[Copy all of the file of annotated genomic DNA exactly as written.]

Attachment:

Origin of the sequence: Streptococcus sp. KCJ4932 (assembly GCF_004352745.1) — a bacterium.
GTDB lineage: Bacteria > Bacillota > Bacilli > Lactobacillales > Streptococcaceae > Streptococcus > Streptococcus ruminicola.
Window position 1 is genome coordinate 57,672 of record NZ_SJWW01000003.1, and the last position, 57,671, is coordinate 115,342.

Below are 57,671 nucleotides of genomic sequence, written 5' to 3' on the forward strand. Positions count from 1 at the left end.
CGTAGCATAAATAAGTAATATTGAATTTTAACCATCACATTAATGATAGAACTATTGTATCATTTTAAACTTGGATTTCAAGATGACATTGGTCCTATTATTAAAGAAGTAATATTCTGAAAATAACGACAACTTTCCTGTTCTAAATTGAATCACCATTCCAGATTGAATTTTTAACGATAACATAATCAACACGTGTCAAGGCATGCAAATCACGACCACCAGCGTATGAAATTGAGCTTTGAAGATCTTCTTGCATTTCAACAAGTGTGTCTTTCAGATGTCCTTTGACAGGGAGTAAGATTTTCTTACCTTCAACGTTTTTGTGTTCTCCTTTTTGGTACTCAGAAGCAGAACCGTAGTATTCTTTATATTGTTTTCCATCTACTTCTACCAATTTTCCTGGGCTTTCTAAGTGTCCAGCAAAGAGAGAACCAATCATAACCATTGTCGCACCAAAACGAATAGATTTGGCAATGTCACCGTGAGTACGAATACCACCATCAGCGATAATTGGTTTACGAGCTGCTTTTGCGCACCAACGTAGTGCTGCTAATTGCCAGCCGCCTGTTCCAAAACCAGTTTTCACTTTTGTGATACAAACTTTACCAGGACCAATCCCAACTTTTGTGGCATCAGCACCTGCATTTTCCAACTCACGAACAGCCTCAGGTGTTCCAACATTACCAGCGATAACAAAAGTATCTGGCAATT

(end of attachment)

Origin of the sequence: Streptococcus sp. KCJ4932 (assembly GCF_004352745.1) — a bacterium.
GTDB lineage: Bacteria > Bacillota > Bacilli > Lactobacillales > Streptococcaceae > Streptococcus > Streptococcus ruminicola.
Window position 1 is genome coordinate 57,672 of record NZ_SJWW01000003.1, and the last position, 57,671, is coordinate 115,342.

Below are 57,671 nucleotides of genomic sequence, written 5' to 3' on the forward strand. Positions count from 1 at the left end.
CGTAGCATAAATAAGTAATATTGAATTTTAACCATCACATTAATGATAGAACTATTGTATCATTTTAAACTTGGATTTCAAGATGACATTGGTCCTATTATTAAAGAAGTAATATTCTGAAAATAACGACAACTTTCCTGTTCTAAATTGAATCACCATTCCAGATTGAATTTTTAACGATAACATAATCAACACGTGTCAAGGCATGCAAATCACGACCACCAGCGTATGAAATTGAGCTTTGAAGATCTTCTTGCATTTCAACAAGTGTGTCTTTCAGATGTCCTTTGACAGGGAGTAAGATTTTCTTACCTTCAACGTTTTTGTGTTCTCCTTTTTGGTACTCAGAAGCAGAACCGTAGTATTCTTTATATTGTTTTCCATCTACTTCTACCAATTTTCCTGGGCTTTCTAAGTGTCCAGCAAAGAGAGAACCAATCATAACCATTGTCGCACCAAAACGAATAGATTTGGCAATGTCACCGTGAGTACGAATACCACCATCAGCGATAATTGGTTTACGAGCTGCTTTTGCGCACCAACGTAGTGCTGCTAATTGCCAGCCGCCTGTTCCAAAACCAGTTTTCACTTTTGTGATACAAACTTTACCAGGACCAATCCCAACTTTTGTGGCATCAGCACCTGCATTTTCCAACTCACGAACAGCCTCAGGTGTTCCAACATTACCAGCGATAACAAAAGTATCTGGCAATT